> > > > > On Sep 8, 2015, at 6:09 PM, Nicholas Duane <nickdu@msn.com>
wrote:
> > > > >
> > > > >
> > > > >
> > > > >
> > > > > I looked over that stackoverflow post and I'm still not seeing a
> good
> > > > match as a way for us to log our business events.
> > > > >
> > > > > A business event I guess is an event which extends whatever schema
> we
> > > > come up with for a business event.  While an instance of this schema
> > could
> > > > be logged at any level, that really doesn't make sense in our
> scenario,
> > > > regardless of whether some marker was supplied.  If we had some way
> to
> > know
> > > > an event is a business event we wouldn't need level.  We could of
> > course
> > > > add some property to our schema which indicates the 'category' of the
> > > > event, 'business' being one such category.  Instead we were thinking
> we
> > > > could just use level to indicate that an event is a business event.
> > > > >
> > > > > As I mentioned, we're looking to capture 'trace' level events to
> one
> > > > store, 'info' - 'fatal' level events to another store, and 'business'
> > > > events to yet another store.  For 'trace' and 'info' - 'fatal' it
> seems
> > > > reasonable to filter on level within the appender to get those events
> > to
> > > > the appropriate location.  It seemed reasonable to do something
> > similar for
> > > > 'business'.
> > > > >
> > > > > I also looked into the EventLogger but not sure that's appropriate.
> > For
> > > > one we lose the granularity to control a specific piece of code from
> > > > generating business events.  This is most likely a non-issue as I
> have
> > > > mentioned that we don't want to turn business logging off.  The other
> > is
> > > > that we lose the name of the logger as it would be the same for
> > everyone.
> > > > Not sure this is that big a deal either as I guess you might be able
> to
> > > > capture component name, though I would rather distinguish using
> logger
> > name.
> > > > >
> > > > > Thanks,
> > > > > Nick
> > > > >
> > > > >> From: ralph.goers@dslextreme.com
> > > > >> Subject: Re: approach for defining loggers
> > > > >> Date: Mon, 7 Sep 2015 20:39:11 -0700
> > > > >> To: log4j-user@logging.apache.org
> > > > >>
> > > > >> I still don’t understand why you don’t want to use Markers.
They
> > were
> > > > designed exactly for the use case you are describing.
> > > > >>
> > > > >> You might set retention policies for debug vs info, error and
> fatal,
> > > > but a BUSINESS marker could cross-cut them all.  That is exactly why
> > it is
> > > > NOT a level. IOW, it gives you a second dimension for filtering. Ceki
> > > > invented Markers when he created SLF4J. For his point of view see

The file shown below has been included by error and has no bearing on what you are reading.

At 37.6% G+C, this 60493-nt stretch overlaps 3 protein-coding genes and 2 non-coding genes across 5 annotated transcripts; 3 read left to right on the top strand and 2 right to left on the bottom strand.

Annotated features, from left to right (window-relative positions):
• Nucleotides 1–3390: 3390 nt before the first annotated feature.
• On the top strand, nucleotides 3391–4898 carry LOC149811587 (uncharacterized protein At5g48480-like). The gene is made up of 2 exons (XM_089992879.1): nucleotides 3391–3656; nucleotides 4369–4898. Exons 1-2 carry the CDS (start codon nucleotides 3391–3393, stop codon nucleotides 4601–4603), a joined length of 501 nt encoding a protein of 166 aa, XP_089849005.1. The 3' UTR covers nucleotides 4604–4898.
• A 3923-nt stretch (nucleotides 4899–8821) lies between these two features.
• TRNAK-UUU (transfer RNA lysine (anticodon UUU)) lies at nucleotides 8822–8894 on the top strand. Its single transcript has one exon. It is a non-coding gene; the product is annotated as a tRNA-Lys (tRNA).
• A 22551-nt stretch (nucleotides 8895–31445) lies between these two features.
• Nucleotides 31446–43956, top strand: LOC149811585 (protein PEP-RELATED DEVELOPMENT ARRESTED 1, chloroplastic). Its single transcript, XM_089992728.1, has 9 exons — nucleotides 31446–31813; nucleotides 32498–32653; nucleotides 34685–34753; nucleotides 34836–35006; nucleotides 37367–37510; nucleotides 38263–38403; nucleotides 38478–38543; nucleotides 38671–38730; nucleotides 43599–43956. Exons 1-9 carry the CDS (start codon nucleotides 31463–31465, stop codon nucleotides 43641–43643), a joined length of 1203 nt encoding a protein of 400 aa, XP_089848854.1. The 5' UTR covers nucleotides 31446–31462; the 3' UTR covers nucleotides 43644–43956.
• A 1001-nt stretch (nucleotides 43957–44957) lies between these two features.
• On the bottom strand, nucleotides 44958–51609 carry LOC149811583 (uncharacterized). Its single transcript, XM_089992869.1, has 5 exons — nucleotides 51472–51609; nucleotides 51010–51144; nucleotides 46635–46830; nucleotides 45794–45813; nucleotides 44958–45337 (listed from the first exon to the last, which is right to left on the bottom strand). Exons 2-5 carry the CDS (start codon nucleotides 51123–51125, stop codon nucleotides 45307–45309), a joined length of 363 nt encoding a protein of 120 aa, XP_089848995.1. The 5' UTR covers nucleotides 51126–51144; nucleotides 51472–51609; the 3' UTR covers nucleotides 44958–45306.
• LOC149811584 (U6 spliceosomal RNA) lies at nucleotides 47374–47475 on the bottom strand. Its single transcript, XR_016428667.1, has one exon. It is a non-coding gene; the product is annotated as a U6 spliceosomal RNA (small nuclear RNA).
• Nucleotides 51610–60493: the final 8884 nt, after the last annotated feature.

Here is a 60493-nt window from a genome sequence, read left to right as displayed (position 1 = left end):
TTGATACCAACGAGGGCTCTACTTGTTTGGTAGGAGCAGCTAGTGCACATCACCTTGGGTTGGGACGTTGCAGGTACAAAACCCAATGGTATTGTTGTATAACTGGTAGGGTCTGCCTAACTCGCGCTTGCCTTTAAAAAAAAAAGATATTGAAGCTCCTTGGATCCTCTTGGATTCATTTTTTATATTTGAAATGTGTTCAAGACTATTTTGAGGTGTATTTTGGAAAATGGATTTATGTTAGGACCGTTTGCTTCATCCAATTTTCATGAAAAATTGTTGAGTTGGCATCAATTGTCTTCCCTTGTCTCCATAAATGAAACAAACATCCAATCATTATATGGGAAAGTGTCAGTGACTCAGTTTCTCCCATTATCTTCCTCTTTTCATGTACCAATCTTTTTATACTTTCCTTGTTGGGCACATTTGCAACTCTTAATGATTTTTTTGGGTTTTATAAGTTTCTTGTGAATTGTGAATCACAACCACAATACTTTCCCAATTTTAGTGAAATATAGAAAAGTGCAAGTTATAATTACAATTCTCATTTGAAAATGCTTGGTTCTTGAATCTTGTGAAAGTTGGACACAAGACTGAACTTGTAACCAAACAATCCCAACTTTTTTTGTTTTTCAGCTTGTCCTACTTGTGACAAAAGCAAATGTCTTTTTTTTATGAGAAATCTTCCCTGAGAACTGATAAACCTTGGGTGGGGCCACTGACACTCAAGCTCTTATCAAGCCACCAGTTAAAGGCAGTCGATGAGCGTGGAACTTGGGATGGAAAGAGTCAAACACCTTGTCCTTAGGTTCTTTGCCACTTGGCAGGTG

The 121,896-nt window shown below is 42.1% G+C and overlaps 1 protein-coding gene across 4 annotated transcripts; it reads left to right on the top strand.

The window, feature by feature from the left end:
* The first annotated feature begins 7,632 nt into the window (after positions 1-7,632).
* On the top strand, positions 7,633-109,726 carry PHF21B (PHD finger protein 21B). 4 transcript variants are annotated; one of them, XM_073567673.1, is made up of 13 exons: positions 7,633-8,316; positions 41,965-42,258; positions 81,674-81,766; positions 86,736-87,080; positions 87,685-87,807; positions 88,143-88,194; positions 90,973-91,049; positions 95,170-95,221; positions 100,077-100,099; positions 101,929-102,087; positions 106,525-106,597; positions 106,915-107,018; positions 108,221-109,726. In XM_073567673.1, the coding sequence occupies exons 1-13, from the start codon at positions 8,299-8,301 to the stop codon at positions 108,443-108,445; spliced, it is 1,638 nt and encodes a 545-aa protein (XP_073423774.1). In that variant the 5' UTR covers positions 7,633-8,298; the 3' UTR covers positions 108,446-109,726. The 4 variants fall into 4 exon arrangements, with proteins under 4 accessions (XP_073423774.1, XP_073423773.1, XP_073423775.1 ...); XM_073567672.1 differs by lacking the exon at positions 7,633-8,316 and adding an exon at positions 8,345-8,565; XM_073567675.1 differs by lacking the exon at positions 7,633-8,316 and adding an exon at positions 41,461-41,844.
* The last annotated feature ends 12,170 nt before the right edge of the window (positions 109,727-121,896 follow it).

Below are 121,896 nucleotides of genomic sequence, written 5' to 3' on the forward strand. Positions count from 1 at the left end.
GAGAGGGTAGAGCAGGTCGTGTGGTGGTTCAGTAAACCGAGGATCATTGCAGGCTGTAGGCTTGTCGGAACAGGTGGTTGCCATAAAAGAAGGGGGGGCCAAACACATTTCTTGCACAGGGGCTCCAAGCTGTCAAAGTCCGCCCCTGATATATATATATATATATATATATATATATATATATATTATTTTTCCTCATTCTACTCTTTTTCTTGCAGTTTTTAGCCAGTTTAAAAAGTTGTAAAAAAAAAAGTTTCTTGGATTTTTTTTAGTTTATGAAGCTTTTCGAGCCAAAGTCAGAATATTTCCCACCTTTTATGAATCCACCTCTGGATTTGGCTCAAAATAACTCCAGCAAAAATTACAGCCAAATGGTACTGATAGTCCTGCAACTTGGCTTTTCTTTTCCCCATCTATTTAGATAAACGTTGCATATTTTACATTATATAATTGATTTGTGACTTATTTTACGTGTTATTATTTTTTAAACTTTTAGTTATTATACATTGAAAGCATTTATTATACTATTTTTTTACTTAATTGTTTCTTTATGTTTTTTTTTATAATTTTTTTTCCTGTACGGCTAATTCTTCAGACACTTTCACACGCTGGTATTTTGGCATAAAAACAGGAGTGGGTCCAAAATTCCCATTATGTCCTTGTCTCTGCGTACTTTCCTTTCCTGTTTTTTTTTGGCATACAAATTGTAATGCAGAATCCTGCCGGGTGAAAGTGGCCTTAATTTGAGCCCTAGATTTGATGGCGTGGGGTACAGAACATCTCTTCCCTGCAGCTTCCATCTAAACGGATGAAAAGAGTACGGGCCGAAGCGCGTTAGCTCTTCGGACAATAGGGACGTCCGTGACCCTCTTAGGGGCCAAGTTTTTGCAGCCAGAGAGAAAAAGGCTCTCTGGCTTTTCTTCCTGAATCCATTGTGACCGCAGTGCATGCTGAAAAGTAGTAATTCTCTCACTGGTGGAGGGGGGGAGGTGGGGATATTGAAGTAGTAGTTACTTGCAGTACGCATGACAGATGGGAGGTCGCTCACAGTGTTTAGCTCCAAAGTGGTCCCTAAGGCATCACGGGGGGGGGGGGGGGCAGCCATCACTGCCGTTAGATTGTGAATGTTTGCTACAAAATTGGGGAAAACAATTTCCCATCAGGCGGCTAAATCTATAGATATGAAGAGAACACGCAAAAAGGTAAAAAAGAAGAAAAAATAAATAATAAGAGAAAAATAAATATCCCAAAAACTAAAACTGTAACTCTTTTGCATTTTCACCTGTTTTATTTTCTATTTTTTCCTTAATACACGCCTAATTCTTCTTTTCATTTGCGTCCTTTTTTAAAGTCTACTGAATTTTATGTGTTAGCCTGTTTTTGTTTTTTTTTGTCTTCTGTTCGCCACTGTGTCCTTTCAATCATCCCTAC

> > > >
> > http://stackoverflow.com/questions/16813032/what-is-
> markers-in-java-logging-frameworks-and-that-is-a-reason-to-use-them
> [http://cdn.sstatic.net/Sites/stackoverflow/img/apple-touch-
> icon@2.png?v=73d79a89bded&a]<http://stackoverflow.com/
> questions/16813032/what-is-markers-in-java-logging-
> frameworks-and-that-is-a-reason-to-use-them>
>
> What is markers in Java Logging frameworks and that is a ...<
> http://stackoverflow.com/questions/16813032/what-is-
> markers-in-java-logging-frameworks-and-that-is-a-reason-to-use-them>
> stackoverflow.com
> This is a rehashed version my answer to the question "Best practices for
> using Markers in SLF4J/Logback". Markers can be used to color or mark a
> single log statement.
>
>
> > > > <
> > > >
> > http://stackoverflow.com/questions/16813032/what-is-
> markers-in-java-logging-frameworks-and-that-is-a-reason-to-use-them
> [http://cdn.sstatic.net/Sites/stackoverflow/img/apple-touch-
> icon@2.png?v=73d79a89bded&a]<http://stackoverflow.com/
> questions/16813032/what-is-markers-in-java-logging-
> frameworks-and-that-is-a-reason-to-use-them>
>
> What is markers in Java Logging frameworks and that is a ...<
> http://stackoverflow.com/questions/16813032/what-is-
> markers-in-java-logging-frameworks-and-that-is-a-reason-to-use-them>
> stackoverflow.com
> This is a rehashed version my answer to the question "Best practices for
> using Markers in SLF4J/Logback". Markers can be used to color or mark a
> single log statement.
>
>
> > > > >.
> > > > >>
> > > > >> Ralph
> > > > >>
> > > > >>
> > > > >>
> > > > >>
> > > > >>> On Sep 7, 2015, at 5:54 PM, Nicholas Duane <nickdu@msn.com>
> wrote:
> > > > >>>
> > > > >>> If I'm attempting to control all the logging from the
> configuration
> > > > and I don't know the complete set of loggers in my application as
> there
> > > > could be 100's or 1000's, wouldn't it be hard to separate events
> based
> > on
> > > > loggers?  It would seem much easier to separate events based on
> > level.  In
> > > > addition, level might be a more reasonable approach for separating.